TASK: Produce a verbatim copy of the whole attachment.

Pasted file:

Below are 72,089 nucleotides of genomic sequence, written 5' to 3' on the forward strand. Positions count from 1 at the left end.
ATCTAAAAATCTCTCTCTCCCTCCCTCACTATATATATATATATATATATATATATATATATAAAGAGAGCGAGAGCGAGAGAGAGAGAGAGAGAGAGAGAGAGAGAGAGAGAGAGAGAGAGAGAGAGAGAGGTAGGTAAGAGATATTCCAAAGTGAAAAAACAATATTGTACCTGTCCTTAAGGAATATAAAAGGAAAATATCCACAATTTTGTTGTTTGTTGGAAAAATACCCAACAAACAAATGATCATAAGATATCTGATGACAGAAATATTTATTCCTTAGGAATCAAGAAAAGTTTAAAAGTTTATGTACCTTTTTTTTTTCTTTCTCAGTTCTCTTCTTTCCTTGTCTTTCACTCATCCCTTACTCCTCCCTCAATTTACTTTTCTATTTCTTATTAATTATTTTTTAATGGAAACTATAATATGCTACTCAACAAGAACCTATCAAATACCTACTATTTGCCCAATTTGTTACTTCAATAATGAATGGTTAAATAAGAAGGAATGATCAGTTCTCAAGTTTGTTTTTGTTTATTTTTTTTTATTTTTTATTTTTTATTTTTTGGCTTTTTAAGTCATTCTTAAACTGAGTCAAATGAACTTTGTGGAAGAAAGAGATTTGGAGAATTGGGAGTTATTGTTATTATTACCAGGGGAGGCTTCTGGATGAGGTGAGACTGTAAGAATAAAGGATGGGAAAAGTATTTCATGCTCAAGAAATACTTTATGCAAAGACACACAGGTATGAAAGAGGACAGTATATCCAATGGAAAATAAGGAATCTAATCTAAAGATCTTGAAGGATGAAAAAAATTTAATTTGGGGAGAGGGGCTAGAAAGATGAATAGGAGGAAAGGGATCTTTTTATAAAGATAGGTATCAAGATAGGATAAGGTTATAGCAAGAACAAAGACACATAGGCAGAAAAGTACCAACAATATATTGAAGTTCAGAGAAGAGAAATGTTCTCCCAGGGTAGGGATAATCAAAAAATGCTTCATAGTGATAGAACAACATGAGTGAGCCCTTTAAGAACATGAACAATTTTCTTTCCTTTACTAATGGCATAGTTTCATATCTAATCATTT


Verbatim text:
Below are 72,089 nucleotides of genomic sequence, written 5' to 3' on the forward strand. Positions count from 1 at the left end.
ATCTAAAAATCTCTCTCTCCCTCCCTCACTATATATATATATATATATATATATATATATATAAAGAGAGCGAGAGCGAGAGAGAGAGAGAGAGAGAGAGAGAGAGAGAGAGAGAGAGAGAGAGAGAGAGAGGTAGGTAAGAGATATTCCAAAGTGAAAAAACAATATTGTACCTGTCCTTAAGGAATATAAAAGGAAAATATCCACAATTTTGTTGTTTGTTGGAAAAATACCCAACAAACAAATGATCATAAGATATCTGATGACAGAAATATTTATTCCTTAGGAATCAAGAAAAGTTTAAAAGTTTATGTACCTTTTTTTTTTCTTTCTCAGTTCTCTTCTTTCCTTGTCTTTCACTCATCCCTTACTCCTCCCTCAATTTACTTTTCTATTTCTTATTAATTATTTTTTAATGGAAACTATAATATGCTACTCAACAAGAACCTATCAAATACCTACTATTTGCCCAATTTGTTACTTCAATAATGAATGGTTAAATAAGAAGGAATGATCAGTTCTCAAGTTTGTTTTTGTTTATTTTTTTTTATTTTTTATTTTTTATTTTTTGGCTTTTTAAGTCATTCTTAAACTGAGTCAAATGAACTTTGTGGAAGAAAGAGATTTGGAGAATTGGGAGTTATTGTTATTATTACCAGGGGAGGCTTCTGGATGAGGTGAGACTGTAAGAATAAAGGATGGGAAAAGTATTTCATGCTCAAGAAATACTTTATGCAAAGACACACAGGTATGAAAGAGGACAGTATATCCAATGGAAAATAAGGAATCTAATCTAAAGATCTTGAAGGATGAAAAAAATTTAATTTGGGGAGAGGGGCTAGAAAGATGAATAGGAGGAAAGGGATCTTTTTATAAAGATAGGTATCAAGATAGGATAAGGTTATAGCAAGAACAAAGACACATAGGCAGAAAAGTACCAACAATATATTGAAGTTCAGAGAAGAGAAATGTTCTCCCAGGGTAGGGATAATCAAAAAATGCTTCATAGTGATAGAACAACATGAGTGAGCCCTTTAAGAACATGAACAATTTTCTTTCCTTTACTAATGGCATAGTTTCATATCTAATCATTT